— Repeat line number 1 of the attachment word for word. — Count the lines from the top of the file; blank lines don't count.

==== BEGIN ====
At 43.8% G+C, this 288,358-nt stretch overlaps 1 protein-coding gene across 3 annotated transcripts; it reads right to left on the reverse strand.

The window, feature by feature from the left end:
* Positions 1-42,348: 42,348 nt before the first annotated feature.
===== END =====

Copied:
At 43.8% G+C, this 288,358-nt stretch overlaps 1 protein-coding gene across 3 annotated transcripts; it reads right to left on the reverse strand.